Brexit’s spitting rhetoric comes up against reality

Over the past weekend, it was interesting to observe the contrast between one nation engaged in a progressive and positive interaction with the international community and another travelling in the opposite direction.

On a day when landmark buildings and monuments around the world were bathed in green to mark the value of Irishness, there was risible and spitting rhetoric emanating from London towards the major nations with which the UK trades. The UK’s political class, and especially those advocating the Brexit agenda, engage in repeated ignorant and patronising commentary about how the rest of Europe will behave as Great Britain prepares itself for a

future outside Europe. Instead of shaping warm relationships ahead of new trading partnerships, there are barbs about the temerity of other EU countries demanding due process while negotiating an EU exit This is hardly a constructive way to move forward.

It was announced with great fanfare last week that a no-deal Brexit trading pact had been reached by the UK government with Iceland and Norway. Iceland’s entire population is about the size of Cork City, while Norway has 5.3 million people. Contrast that with the facts more than 510m people live in the EU and that Ireland provides the second largest trade surplus in favour of the UK relative to any other nation.

One has to wonder what part of the phrase “prioritising those who matter most” is not understood.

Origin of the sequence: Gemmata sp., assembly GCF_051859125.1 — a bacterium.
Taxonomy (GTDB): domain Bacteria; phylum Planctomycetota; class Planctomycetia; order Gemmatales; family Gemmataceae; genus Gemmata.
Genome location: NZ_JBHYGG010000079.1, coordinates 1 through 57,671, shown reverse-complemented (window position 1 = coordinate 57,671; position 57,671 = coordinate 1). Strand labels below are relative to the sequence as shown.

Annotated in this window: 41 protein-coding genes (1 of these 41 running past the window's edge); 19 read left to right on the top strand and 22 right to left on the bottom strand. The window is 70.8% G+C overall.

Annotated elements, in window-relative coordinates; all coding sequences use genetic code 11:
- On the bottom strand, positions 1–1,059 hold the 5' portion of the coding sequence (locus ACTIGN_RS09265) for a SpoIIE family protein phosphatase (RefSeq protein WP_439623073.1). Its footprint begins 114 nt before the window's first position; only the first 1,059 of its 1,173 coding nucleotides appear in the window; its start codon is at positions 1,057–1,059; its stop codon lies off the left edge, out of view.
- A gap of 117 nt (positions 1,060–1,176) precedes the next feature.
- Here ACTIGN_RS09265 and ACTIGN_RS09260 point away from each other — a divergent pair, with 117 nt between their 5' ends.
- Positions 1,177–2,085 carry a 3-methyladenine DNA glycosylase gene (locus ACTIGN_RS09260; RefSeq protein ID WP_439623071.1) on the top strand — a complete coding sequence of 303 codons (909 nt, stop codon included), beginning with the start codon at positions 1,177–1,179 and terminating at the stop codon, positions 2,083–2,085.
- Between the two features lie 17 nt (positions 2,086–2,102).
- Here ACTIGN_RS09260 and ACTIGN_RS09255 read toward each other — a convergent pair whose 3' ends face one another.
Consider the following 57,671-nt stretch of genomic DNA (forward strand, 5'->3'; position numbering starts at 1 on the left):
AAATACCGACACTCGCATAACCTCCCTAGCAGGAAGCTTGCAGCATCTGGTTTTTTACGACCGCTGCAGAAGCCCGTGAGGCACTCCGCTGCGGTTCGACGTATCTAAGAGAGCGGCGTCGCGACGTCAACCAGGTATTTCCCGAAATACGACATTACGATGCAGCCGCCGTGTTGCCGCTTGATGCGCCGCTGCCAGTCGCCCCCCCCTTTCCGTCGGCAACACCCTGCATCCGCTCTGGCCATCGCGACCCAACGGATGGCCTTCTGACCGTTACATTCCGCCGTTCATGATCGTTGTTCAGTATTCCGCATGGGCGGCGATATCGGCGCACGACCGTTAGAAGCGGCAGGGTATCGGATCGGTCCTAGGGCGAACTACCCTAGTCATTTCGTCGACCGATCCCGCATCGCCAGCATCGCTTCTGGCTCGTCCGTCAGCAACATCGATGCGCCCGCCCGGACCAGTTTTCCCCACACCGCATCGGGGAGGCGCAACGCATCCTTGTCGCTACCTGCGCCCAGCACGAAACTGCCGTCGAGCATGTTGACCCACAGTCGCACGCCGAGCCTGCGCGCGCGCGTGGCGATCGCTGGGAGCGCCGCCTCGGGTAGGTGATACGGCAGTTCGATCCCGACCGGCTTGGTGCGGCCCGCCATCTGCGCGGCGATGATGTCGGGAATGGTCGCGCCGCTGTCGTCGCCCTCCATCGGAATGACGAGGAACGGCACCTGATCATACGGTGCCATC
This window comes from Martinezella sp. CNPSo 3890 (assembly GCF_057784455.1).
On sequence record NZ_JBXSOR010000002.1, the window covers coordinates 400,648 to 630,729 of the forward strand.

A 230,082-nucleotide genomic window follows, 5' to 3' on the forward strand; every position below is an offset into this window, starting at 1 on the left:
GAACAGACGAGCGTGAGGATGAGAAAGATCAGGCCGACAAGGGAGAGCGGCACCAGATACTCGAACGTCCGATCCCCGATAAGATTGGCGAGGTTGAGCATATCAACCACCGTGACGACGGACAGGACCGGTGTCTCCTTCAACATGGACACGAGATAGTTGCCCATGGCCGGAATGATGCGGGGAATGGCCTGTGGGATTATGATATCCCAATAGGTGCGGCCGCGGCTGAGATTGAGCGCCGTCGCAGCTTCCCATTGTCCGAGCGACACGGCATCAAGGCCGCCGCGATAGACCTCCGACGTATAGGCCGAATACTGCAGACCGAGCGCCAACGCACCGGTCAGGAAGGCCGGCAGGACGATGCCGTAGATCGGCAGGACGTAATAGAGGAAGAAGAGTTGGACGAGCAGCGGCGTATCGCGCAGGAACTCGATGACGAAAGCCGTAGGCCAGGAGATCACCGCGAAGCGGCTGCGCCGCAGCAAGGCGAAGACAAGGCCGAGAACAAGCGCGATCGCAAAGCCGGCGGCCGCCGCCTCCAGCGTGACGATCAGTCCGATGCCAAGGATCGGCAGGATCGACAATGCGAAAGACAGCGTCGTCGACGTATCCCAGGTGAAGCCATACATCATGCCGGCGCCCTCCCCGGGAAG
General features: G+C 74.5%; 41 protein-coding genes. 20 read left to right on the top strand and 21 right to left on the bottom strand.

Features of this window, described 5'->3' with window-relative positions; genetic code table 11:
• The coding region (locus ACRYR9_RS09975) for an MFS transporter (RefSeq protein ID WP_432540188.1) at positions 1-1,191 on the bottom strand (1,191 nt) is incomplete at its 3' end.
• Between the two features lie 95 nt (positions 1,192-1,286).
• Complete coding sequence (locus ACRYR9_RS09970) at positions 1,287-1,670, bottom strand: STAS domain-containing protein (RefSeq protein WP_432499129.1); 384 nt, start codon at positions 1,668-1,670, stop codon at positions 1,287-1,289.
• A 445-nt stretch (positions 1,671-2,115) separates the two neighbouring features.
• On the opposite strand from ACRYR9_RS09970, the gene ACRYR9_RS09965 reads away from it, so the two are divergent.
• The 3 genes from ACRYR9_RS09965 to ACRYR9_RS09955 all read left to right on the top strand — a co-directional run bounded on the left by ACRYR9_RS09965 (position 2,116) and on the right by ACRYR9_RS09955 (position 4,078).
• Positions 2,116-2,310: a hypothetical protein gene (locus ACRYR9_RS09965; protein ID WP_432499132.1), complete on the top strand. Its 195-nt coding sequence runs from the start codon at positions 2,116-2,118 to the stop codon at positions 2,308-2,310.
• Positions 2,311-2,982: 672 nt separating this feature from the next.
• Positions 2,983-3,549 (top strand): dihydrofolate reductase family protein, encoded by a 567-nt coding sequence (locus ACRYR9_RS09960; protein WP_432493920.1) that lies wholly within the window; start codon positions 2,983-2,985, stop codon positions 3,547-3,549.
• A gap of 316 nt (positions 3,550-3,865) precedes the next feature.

This ‘arse over elbow’ approach to economic reality has to be assessed in comparison with the strategies being adopted by Ireland. Not invading various countries we would like to trade with is a good start.

However, it is the combination of Ireland’s unique selling attributes and its position inside one of the world’s largest trading blocs that give it particular potency.

The EU is a proven deal closer when negotiating important international trade deals. These large agreements are fiendishly difficult to get over the line and take years to complete. Yet, when secured, they open up vast new markets for good and services.

The recent trade deals clinched with Canada and Japan are good examples of pacts that provide European exporters of goods and services with big new markets, while offering importers a range of new products.

These EU trade deals are overarching but each member state has to plough its own furrow too. This is where Ireland’s combination of clever diplomacy and well-resourced state agencies come to the fore.

The various ministers who travelled the world last week as part of the St Patrick’s Day celebrations attended a wide range of meetings and social events organised by agencies including the IDA and Enterprise Ireland.

These provide the ground troops needed to establish and develop networks that can convert to business opportunities over time.

These endeavours take place with the support and encouragement of the EU. And there is a lot of consultation to ensure investments coming into Ireland abide by the rules of the single market.

In turn, this unlocks a flow of capital behind companies that decide to use Ireland as their base to grow and expand inside the EU market. All of this stands in stark contrast to the challenge facing Britain.

It will have no overarching large scale trade deals to shelter under when seeking new international partners. Countries like Canada, Japan, and China will have to weigh up the risks attached to giving the UK (and its population of 66m) any trade benefits that undermine their hard-fought gains with the EU. The theatrics and grandstanding of Brexit are set soon to collide with the cold realities of international trade negotiation.

That is when the Brexit caper will be truly seen for what it is — a monumental geopolitical failure.

Joe Gill is director of origination and corporate broking with Goodbody Stockbrokers. His views are personal

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